In 1829 Mr. Morse went abroad for the purpose of completing his art studies. He remained in Europe for more than three years, residing in the principal cities of the Continent. During his absence he was elected "Professor of the Literature of the Fine" in the University of the City of New York. He set out on his return home to accept this professorship in the autumn of 1832, sailing from Havre on board the packet-ship "Sully."

As has been stated, he had manifested a decided fondness for Chemistry and Natural Philosophy while at Yale College, where he was a pupil of Professor Silliman in the former science, and of Professor Day in the latter, and after his departure from college he had devoted all his leisure time to the pursuit of these studies. So great was his fondness for them that some of his friends declared their belief that he ought to abandon art and devote himself to science. In 1826-27 he had delivered, at the Athenæum in New York, the course of fine-art lectures to which reference has been made, and on alternate nights of the same season Professor J. Freeman Dana had lectured upon electro-magnetism, illustrating his remarks with the first electro-magnet (on Sturgeon's principle) ever seen in this country. Morse and Dana had been intimate friends, and had often held long conversations upon the subject of magnetism, and the magnet referred to had at length been given to the former by Professor Torrey. The interest which he had thus conceived in this instrument had never diminished, and his investigations and studies had never ceased, so that at the time of his departure from France in the "Sully," in 1832, he was one of the best informed men upon the subject to be found in any country.

Among his fellow-passengers were a number of persons of intelligence and cultivation, one of whom had but recently witnessed in Paris some highly interesting experiments with the electro-magnet, the object of which was to prove how readily the electric spark could be obtained from the magnet, and the rapidity with which it could be disseminated. To most of the passengers this relation was deeply interesting, but to all save one it was merely the recital of a curious experiment. That one exception was Mr. Morse. To him the development of this newly-discovered property of electricity was more than interesting. It showed him his true mission in life, the way to his true destiny. Art was not his proper field now, for however great his abilities as an artist, he was possessed of genius of a higher, more useful type, and it was henceforth his duty to employ it. He thought long and earnestly upon the subject which the words of his fellow-passenger had so freshly called up, pacing the deck under the silent stars, and rocked in his wakeful berth by the ocean whose terrors his genius was to tame, and whose vast depths his great invention was to set at naught. He had long been convinced that electricity was to furnish the means of rapid communication between distant points, of which the world was so much in need; and the experiments which his new acquaintance had witnessed in Paris removed from his mind the last doubt of the feasibility of the scheme. Being of an eminently practical character, he at once set to work to discover how this could be done, and succeeded so well that before the "Sully" reached New York he had conceived "not merely the idea of an electric telegraph, but of an electro-magnetic and chemical recording telegraph, substantially and essentially as it now exists," and had invented an alphabet of signs, the same in all important respects as that now in use. "The testimony to the paternity of the idea in Morse's mind, and to his acts and drawings on board the ship, is ample. His own testimony is corroborated by all the passengers (with a single exception), who testified with him before the courts, and was considered conclusive by the judges; and the date of 1832 is therefore fixed by this evidence as the date of Morse's conception, and realization also—so far as the drawings could embody the conception—of the telegraph system which now bears his name."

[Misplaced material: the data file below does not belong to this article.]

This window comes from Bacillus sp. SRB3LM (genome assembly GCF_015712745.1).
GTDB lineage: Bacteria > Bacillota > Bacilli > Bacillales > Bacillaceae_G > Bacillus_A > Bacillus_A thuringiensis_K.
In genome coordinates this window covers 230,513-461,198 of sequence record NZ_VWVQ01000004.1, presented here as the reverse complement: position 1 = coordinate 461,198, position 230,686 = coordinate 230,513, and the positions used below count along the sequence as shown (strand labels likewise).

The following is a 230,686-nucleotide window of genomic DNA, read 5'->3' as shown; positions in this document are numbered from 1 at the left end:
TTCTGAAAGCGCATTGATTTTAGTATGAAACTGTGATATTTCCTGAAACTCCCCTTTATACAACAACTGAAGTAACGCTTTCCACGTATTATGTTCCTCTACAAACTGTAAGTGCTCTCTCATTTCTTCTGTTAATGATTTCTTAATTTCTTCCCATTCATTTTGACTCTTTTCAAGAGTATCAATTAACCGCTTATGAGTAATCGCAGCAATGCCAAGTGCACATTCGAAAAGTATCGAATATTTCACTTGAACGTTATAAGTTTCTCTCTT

But though invented in 1832, it was not until 1835 (during which time he was engaged in the discharge of the duties of his professorship in the University of the City of New York) that he was enabled to complete his first recording instrument. This was but a poor, rude instrument, at the best, and was very far from being equal to his perfected invention. It embodied his idea, however, and was a good basis for subsequent improvements. By its aid he was able to send signals from a given point to the end of a wire half a mile in length, but as yet there was no means of receiving them back again from the other extremity. He continued to experiment on his invention, and made several improvements in it. It was plain from the first that he needed a duplicate of his instrument at the other end of his wire, but he was unable for a long time to have one made. At length he acquired the necessary funds, and in July, 1837, had a duplicate instrument constructed, and thus perfected his plan. His telegraph now worked to his entire satisfaction, and he could easily send his signals to the remote end of his line and receive replies in return, and answer signals sent from that terminus. Having brought it to a successful completion, he exhibited it to large audiences at the University of New York, in September, 1837. In October, 1837, Professor Morse filed a caveat to secure his invention, but his patent was not obtained until 1840.